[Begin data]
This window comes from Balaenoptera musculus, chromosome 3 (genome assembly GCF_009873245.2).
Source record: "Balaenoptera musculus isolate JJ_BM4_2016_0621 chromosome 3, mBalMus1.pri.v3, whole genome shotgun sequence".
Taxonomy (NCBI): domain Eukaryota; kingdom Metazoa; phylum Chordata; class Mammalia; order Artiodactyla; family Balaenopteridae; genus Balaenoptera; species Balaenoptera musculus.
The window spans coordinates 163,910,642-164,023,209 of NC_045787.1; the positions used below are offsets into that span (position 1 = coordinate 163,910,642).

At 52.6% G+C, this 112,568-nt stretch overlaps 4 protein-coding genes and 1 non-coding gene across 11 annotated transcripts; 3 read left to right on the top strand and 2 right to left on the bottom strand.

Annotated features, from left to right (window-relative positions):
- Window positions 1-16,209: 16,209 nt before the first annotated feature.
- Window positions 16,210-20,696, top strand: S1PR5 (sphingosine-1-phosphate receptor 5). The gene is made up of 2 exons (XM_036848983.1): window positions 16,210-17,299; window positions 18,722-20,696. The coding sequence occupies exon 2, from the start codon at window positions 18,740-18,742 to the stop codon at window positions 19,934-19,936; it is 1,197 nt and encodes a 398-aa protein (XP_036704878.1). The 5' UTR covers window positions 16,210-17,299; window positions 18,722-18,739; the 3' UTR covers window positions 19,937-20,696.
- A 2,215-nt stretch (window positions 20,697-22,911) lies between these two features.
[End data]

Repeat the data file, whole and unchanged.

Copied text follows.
This window comes from Balaenoptera musculus, chromosome 3 (genome assembly GCF_009873245.2).
Source record: "Balaenoptera musculus isolate JJ_BM4_2016_0621 chromosome 3, mBalMus1.pri.v3, whole genome shotgun sequence".
Taxonomy (NCBI): domain Eukaryota; kingdom Metazoa; phylum Chordata; class Mammalia; order Artiodactyla; family Balaenopteridae; genus Balaenoptera; species Balaenoptera musculus.
The window spans coordinates 163,910,642-164,023,209 of NC_045787.1; the positions used below are offsets into that span (position 1 = coordinate 163,910,642).

At 52.6% G+C, this 112,568-nt stretch overlaps 4 protein-coding genes and 1 non-coding gene across 11 annotated transcripts; 3 read left to right on the top strand and 2 right to left on the bottom strand.

Annotated features, from left to right (window-relative positions):
- Window positions 1-16,209: 16,209 nt before the first annotated feature.
- Window positions 16,210-20,696, top strand: S1PR5 (sphingosine-1-phosphate receptor 5). The gene is made up of 2 exons (XM_036848983.1): window positions 16,210-17,299; window positions 18,722-20,696. The coding sequence occupies exon 2, from the start codon at window positions 18,740-18,742 to the stop codon at window positions 19,934-19,936; it is 1,197 nt and encodes a 398-aa protein (XP_036704878.1). The 5' UTR covers window positions 16,210-17,299; window positions 18,722-18,739; the 3' UTR covers window positions 19,937-20,696.
- A 2,215-nt stretch (window positions 20,697-22,911) lies between these two features.